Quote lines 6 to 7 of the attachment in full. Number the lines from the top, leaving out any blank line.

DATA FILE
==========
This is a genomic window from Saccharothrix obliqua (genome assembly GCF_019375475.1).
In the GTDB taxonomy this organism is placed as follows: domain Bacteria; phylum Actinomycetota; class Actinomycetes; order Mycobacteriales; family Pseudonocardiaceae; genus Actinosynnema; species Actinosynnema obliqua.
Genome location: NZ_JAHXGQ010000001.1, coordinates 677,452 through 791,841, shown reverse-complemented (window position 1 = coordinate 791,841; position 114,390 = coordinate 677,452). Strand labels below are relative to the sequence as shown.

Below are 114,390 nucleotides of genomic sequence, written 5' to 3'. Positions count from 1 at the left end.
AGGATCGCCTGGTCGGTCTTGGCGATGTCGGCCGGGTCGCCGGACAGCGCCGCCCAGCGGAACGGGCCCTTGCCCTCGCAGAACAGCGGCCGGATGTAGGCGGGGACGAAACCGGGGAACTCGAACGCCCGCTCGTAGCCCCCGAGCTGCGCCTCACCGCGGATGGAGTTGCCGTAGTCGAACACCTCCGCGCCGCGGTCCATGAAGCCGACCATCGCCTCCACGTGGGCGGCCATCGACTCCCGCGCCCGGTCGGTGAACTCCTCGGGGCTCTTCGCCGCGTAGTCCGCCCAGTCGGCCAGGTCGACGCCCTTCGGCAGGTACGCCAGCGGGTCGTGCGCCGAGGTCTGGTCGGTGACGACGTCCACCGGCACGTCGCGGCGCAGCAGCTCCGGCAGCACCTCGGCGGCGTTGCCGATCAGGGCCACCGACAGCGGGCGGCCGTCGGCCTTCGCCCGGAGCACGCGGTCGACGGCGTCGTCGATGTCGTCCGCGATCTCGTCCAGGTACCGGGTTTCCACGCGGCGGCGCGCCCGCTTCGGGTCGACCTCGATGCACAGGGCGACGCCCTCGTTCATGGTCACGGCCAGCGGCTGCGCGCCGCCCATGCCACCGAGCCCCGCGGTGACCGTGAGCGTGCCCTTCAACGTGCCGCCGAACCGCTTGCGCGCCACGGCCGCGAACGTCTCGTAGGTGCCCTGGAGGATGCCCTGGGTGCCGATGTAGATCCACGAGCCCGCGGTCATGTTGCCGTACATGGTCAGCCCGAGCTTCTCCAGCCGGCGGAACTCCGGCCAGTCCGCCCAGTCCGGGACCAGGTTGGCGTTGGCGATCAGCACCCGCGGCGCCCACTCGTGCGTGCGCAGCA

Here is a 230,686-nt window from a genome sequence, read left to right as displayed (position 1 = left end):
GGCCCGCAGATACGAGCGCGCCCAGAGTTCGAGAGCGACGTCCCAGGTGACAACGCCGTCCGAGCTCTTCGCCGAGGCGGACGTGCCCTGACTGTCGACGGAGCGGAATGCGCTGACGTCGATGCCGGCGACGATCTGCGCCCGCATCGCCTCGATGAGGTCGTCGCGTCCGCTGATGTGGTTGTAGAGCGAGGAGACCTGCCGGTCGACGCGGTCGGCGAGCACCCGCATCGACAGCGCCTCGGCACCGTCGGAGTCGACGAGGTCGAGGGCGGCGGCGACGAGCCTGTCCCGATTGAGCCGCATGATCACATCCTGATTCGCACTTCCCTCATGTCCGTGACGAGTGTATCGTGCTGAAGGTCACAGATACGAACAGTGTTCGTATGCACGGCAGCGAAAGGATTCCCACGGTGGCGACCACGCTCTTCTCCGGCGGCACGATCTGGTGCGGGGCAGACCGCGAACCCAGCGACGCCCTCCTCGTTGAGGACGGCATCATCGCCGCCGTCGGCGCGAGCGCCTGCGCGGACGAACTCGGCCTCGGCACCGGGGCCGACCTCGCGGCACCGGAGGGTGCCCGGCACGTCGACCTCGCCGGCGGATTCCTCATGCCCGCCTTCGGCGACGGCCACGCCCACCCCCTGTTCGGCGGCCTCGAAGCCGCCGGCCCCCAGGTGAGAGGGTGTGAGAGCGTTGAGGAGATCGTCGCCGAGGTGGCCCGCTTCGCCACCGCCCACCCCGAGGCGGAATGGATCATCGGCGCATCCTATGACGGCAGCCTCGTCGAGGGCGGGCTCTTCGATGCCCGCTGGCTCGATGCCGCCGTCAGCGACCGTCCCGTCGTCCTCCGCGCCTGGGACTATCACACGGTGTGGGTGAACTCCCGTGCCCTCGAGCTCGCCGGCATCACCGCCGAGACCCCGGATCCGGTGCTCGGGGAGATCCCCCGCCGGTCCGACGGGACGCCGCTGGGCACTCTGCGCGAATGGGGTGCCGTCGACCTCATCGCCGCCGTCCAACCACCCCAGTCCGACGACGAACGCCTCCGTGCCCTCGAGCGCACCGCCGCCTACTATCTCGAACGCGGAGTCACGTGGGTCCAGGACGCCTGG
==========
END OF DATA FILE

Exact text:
Here is a 230,686-nt window from a genome sequence, read left to right as displayed (position 1 = left end):
GGCCCGCAGATACGAGCGCGCCCAGAGTTCGAGAGCGACGTCCCAGGTGACAACGCCGTCCGAGCTCTTCGCCGAGGCGGACGTGCCCTGACTGTCGACGGAGCGGAATGCGCTGACGTCGATGCCGGCGACGATCTGCGCCCGCATCGCCTCGATGAGGTCGTCGCGTCCGCTGATGTGGTTGTAGAGCGAGGAGACCTGCCGGTCGACGCGGTCGGCGAGCACCCGCATCGACAGCGCCTCGGCACCGTCGGAGTCGACGAGGTCGAGGGCGGCGGCGACGAGCCTGTCCCGATTGAGCCGCATGATCACATCCTGATTCGCACTTCCCTCATGTCCGTGACGAGTGTATCGTGCTGAAGGTCACAGATACGAACAGTGTTCGTATGCACGGCAGCGAAAGGATTCCCACGGTGGCGACCACGCTCTTCTCCGGCGGCACGATCTGGTGCGGGGCAGACCGCGAACCCAGCGACGCCCTCCTCGTTGAGGACGGCATCATCGCCGCCGTCGGCGCGAGCGCCTGCGCGGACGAACTCGGCCTCGGCACCGGGGCCGACCTCGCGGCACCGGAGGGTGCCCGGCACGTCGACCTCGCCGGCGGATTCCTCATGCCCGCCTTCGGCGACGGCCACGCCCACCCCCTGTTCGGCGGCCTCGAAGCCGCCGGCCCCCAGGTGAGAGGGTGTGAGAGCGTTGAGGAGATCGTCGCCGAGGTGGCCCGCTTCGCCACCGCCCACCCCGAGGCGGAATGGATCATCGGCGCATCCTATGACGGCAGCCTCGTCGAGGGCGGGCTCTTCGATGCCCGCTGGCTCGATGCCGCCGTCAGCGACCGTCCCGTCGTCCTCCGCGCCTGGGACTATCACACGGTGTGGGTGAACTCCCGTGCCCTCGAGCTCGCCGGCATCACCGCCGAGACCCCGGATCCGGTGCTCGGGGAGATCCCCCGCCGGTCCGACGGGACGCCGCTGGGCACTCTGCGCGAATGGGGTGCCGTCGACCTCATCGCCGCCGTCCAACCACCCCAGTCCGACGACGAACGCCTCCGTGCCCTCGAGCGCACCGCCGCCTACTATCTCGAACGCGGAGTCACGTGGGTCCAGGACGCCTGG